Indians know this fruit as a “Manila tamarind” despite bearing no relation to the tamarind. The other name is “Madras thorn,” though it has no roots in Madras/Chennai, India.
The camachile is native to Mexico, S. America and C. America. They came over to India, where it has several names: Korkalikka is the local Tamil name, also called “jungle jilebi.”
Availability of Camachile in India:
Though these plants are durable and grow like weeds (especially in India), they’re not a common commercial crop.
They bear fruit from March through May.
Where to find Manila Tamarind in India:
You have better luck coming to a tree by happenstance or coming across a vendor on the highway selling them by the bag from his farm behind him.
Checking for Ripeness in Manila Tamarind:
Manila tamarinds are ripe when they go from green (their natural color on the tree) to a lovely pinkish gold color. Another indication of ripeness is that the fruit should be exposed: seeing the white flesh peeking out from the peeling skin isn’t a sign that the fruit’s gone bad—it’s a sign that it’s ready to eat.
Taste of Camachile:
The manila tamarind has a sweet, musky acidic taste, bearing resemblance to coconut flesh. The redder ones have a more desirable taste than the green ones as well.The texture is chewy, doughy and a bit grainy—it dissolves well on the tongue. Like the tamarind, each pod has a large seed surrounded by flesh. The white flesh in a camachile is the edible portion.
Nutritional Value in Manila Tamarind:
From Purdue University’s horticulture department, the nutritional value of a manila tamarind is, per 100g:
The composition of the fruit is:
13 mg calcium (1.3% RDI)
42mg phosphorous (4.2% RDI)
.5mg iron (2.7% RDI)
222mg potassium (6.3% RDI)
15mg vitamin A
.24mg thiamin/B1 (16.6% RDI)
.10mg riboflavin/B2 (5.8% RDI)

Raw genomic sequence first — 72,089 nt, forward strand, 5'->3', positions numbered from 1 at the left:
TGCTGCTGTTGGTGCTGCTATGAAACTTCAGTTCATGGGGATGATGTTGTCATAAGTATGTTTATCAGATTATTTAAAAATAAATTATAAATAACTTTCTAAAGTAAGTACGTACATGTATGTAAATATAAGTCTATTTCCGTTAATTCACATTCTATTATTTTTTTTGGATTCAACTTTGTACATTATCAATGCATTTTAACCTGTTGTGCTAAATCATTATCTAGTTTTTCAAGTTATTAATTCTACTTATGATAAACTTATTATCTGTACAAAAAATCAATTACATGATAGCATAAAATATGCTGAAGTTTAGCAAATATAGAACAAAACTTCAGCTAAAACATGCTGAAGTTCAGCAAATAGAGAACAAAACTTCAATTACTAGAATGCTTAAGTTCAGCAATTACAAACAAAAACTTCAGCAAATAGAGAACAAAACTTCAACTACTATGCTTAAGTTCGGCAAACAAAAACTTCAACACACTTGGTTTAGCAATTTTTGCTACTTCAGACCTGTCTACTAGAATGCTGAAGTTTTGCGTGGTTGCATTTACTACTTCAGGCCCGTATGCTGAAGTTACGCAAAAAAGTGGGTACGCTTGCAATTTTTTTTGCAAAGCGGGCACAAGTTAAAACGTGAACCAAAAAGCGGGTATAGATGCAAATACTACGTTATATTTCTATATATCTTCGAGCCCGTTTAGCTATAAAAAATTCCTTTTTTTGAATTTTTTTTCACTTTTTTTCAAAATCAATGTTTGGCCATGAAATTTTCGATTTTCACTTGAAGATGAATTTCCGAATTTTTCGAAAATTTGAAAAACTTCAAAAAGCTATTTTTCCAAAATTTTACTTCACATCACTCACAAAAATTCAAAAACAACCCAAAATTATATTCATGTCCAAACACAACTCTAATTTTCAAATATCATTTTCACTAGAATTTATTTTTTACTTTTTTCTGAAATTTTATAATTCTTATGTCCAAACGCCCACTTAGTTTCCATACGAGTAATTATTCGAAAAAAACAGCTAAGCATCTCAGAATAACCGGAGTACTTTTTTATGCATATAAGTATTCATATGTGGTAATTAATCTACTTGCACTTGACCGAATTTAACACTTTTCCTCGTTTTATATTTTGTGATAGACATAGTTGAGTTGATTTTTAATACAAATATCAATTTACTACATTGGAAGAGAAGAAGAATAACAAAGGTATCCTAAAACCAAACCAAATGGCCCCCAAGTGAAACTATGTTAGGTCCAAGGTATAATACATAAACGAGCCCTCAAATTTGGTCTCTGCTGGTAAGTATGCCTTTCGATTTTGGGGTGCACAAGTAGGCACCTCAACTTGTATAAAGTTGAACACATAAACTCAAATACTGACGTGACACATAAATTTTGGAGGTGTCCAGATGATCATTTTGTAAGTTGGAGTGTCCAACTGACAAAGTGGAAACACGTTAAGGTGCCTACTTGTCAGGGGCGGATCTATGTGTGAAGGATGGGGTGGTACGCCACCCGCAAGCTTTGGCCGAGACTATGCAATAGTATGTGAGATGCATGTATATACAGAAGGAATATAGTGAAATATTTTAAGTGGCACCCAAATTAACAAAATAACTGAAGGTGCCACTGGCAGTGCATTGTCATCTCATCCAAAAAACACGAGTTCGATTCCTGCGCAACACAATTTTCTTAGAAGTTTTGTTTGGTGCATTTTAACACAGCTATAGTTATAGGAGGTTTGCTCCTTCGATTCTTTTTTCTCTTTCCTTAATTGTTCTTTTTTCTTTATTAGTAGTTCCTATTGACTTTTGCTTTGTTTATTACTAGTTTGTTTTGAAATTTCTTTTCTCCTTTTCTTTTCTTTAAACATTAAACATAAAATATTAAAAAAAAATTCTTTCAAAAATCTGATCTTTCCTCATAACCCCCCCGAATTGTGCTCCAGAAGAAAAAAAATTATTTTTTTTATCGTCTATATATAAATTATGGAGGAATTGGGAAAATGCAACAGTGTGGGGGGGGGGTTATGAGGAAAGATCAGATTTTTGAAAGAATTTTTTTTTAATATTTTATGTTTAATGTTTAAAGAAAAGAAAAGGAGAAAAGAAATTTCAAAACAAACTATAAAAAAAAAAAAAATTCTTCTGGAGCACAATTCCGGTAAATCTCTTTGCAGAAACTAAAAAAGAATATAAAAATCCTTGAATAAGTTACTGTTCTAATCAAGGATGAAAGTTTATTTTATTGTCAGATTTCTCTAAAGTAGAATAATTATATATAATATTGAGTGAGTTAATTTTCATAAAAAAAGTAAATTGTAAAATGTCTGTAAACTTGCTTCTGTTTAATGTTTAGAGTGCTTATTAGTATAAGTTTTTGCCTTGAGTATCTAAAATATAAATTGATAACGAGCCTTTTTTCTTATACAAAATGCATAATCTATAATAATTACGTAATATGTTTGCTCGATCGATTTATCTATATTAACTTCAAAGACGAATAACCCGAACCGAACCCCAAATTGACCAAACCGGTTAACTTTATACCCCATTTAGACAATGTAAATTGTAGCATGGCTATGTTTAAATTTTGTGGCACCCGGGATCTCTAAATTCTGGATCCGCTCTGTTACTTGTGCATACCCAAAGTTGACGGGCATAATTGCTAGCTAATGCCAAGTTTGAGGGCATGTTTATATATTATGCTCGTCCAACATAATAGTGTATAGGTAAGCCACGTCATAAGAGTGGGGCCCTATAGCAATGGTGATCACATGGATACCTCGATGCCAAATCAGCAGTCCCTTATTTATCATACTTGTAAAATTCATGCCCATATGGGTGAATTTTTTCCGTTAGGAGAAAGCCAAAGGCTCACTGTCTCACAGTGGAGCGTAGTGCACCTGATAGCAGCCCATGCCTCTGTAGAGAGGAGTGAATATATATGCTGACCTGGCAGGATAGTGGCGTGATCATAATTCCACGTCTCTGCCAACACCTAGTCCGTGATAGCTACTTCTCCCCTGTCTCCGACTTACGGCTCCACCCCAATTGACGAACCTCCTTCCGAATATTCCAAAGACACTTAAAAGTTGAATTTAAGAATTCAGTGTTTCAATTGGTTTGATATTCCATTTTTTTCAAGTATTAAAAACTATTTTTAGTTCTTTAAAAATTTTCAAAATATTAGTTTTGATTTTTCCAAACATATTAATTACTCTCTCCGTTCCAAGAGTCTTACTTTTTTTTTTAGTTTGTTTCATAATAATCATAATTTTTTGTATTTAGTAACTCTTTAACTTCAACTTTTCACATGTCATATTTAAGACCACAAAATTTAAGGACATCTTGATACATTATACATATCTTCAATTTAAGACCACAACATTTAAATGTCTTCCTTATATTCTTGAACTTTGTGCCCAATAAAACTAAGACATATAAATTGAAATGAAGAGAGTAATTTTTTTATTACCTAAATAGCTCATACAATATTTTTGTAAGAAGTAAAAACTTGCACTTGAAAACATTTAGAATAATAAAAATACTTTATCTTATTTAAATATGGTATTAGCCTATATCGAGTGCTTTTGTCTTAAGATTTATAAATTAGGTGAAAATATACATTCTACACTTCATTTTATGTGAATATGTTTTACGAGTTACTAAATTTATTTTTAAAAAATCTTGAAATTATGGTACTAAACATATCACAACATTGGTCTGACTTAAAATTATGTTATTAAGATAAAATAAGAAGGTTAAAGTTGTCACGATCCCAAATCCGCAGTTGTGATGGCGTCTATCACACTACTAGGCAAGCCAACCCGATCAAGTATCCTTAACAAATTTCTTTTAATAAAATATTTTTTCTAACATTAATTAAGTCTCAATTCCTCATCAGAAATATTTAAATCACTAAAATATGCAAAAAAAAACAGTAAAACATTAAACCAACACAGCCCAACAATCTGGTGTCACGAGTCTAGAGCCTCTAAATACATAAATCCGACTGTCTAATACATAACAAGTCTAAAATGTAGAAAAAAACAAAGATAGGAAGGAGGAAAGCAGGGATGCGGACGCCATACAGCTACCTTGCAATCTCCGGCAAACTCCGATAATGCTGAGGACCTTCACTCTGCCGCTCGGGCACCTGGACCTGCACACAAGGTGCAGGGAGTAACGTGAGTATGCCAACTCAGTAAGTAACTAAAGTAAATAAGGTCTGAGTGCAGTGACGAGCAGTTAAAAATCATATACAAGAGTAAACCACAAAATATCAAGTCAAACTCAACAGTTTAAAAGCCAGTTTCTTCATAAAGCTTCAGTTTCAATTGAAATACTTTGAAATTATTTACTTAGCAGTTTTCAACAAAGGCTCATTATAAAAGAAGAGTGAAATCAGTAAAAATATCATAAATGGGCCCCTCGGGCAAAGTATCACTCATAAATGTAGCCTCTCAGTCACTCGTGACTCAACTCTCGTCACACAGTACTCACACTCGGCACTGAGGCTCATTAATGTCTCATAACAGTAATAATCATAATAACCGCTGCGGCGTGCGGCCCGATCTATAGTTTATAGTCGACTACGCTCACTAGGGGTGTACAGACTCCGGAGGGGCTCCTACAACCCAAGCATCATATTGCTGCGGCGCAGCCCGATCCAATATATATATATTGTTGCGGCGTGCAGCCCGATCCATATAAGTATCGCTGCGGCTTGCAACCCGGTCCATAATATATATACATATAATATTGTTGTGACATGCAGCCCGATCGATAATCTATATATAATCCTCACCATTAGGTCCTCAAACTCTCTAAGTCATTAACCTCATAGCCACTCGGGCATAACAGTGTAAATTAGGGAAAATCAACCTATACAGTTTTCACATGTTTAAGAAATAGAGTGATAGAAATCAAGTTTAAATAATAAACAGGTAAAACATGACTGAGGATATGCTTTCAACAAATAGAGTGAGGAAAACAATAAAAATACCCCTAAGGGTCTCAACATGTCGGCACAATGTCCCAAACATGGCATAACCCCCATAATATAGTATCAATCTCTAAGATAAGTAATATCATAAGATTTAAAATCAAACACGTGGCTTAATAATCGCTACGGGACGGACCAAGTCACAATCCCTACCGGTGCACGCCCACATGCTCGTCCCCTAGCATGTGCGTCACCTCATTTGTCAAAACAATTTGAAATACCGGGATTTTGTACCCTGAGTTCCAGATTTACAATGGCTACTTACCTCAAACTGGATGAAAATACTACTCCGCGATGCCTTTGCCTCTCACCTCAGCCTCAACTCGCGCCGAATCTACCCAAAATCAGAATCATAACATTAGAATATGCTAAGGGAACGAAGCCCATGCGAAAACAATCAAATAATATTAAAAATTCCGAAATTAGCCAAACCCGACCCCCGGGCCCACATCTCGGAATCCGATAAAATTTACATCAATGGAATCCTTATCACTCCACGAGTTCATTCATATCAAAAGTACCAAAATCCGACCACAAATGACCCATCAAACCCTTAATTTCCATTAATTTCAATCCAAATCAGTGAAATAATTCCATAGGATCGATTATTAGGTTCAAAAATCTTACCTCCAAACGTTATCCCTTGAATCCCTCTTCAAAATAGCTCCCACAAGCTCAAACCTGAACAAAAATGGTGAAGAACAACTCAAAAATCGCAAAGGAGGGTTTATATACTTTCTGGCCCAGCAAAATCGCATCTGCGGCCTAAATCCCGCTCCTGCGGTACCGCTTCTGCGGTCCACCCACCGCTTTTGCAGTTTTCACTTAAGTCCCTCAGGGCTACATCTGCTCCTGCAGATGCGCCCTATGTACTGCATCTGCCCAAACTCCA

.60mg niacin/B6 (3% RDI)
133mg vitamin C (221% RDI)
Health Benefits of Manila Tamarind:
-Manila tamarinds are exceptionally high in vitamin C, which bolsters your immune system, staves off strokes and reduces phlegm. It’s also full of cancer-fighting antioxidants
-Its high thiamine content also helps the body convert sugars into energy, which has a great impact on one’s mood: the greater the conversion, the better your body’s nervous system and stress level stabilization.
-In Eastern Nepal, it’s a medicinal plant used to combat fever
-The stem is used to treat dysentery
-The leaves help with intestinal disorders and possibly, tuberculosis
-Some researchers have found potential in the camachile’s antioxidants’ ability to fight off liver disease (hepatic oxidative dysfunction, to be specific).
How to open/cut:
Like the tamarind, camachiles are opened by peeling off the thin exterior and eating the flesh surrounding the large black seed. Unlike the tamarind, though, camachiles have a softer skin that requires peeling almost like a green bean.
Manila Tamarind Recipe Ideas:
-Manila tamarind juice is common, though de-seeding them is a laborious task.
-Make a paste for sauces, soups and stews by adding the pounded, sticky tamarind pulp with jaggery, water, salt, and a dash of chili powder.
-Make a stir fry by adding the paste above to sautéed tofu and vegetables.
-Turn into a candy or soak it
Though I love tamarinds, I have yet to try the camachile.
One charming blog post unflatteringly described the taste of a camachile “like paper.”